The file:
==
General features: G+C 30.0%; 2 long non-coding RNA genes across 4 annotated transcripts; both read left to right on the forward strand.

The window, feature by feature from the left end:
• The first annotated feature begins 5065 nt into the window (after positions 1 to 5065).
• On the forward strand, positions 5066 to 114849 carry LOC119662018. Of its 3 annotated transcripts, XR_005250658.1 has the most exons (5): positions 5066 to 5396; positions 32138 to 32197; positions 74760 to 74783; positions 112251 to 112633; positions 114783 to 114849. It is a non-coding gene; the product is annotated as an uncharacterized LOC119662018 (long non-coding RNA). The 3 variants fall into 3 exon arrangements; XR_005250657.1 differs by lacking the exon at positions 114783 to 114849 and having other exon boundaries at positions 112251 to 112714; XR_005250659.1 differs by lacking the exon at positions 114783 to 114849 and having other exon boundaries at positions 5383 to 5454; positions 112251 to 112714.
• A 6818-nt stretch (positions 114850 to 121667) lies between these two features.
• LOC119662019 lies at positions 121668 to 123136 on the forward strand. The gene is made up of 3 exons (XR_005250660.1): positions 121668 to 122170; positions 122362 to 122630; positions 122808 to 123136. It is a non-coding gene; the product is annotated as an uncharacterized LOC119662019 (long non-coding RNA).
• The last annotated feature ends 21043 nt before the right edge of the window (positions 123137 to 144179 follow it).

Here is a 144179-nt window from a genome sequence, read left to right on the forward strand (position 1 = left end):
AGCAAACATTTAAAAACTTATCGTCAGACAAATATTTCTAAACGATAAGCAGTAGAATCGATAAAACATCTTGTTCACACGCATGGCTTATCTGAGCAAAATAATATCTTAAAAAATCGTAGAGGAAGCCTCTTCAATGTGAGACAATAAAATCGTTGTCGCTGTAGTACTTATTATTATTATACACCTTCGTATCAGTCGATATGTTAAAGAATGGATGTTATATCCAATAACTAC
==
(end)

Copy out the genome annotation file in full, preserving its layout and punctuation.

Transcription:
General features: G+C 30.0%; 2 long non-coding RNA genes across 4 annotated transcripts; both read left to right on the forward strand.

The window, feature by feature from the left end:
• The first annotated feature begins 5065 nt into the window (after positions 1 to 5065).
• On the forward strand, positions 5066 to 114849 carry LOC119662018. Of its 3 annotated transcripts, XR_005250658.1 has the most exons (5): positions 5066 to 5396; positions 32138 to 32197; positions 74760 to 74783; positions 112251 to 112633; positions 114783 to 114849. It is a non-coding gene; the product is annotated as an uncharacterized LOC119662018 (long non-coding RNA). The 3 variants fall into 3 exon arrangements; XR_005250657.1 differs by lacking the exon at positions 114783 to 114849 and having other exon boundaries at positions 112251 to 112714; XR_005250659.1 differs by lacking the exon at positions 114783 to 114849 and having other exon boundaries at positions 5383 to 5454; positions 112251 to 112714.
• A 6818-nt stretch (positions 114850 to 121667) lies between these two features.
• LOC119662019 lies at positions 121668 to 123136 on the forward strand. The gene is made up of 3 exons (XR_005250660.1): positions 121668 to 122170; positions 122362 to 122630; positions 122808 to 123136. It is a non-coding gene; the product is annotated as an uncharacterized LOC119662019 (long non-coding RNA).
• The last annotated feature ends 21043 nt before the right edge of the window (positions 123137 to 144179 follow it).

Here is a 144179-nt window from a genome sequence, read left to right on the forward strand (position 1 = left end):
AGCAAACATTTAAAAACTTATCGTCAGACAAATATTTCTAAACGATAAGCAGTAGAATCGATAAAACATCTTGTTCACACGCATGGCTTATCTGAGCAAAATAATATCTTAAAAAATCGTAGAGGAAGCCTCTTCAATGTGAGACAATAAAATCGTTGTCGCTGTAGTACTTATTATTATTATACACCTTCGTATCAGTCGATATGTTAAAGAATGGATGTTATATCCAATAACTAC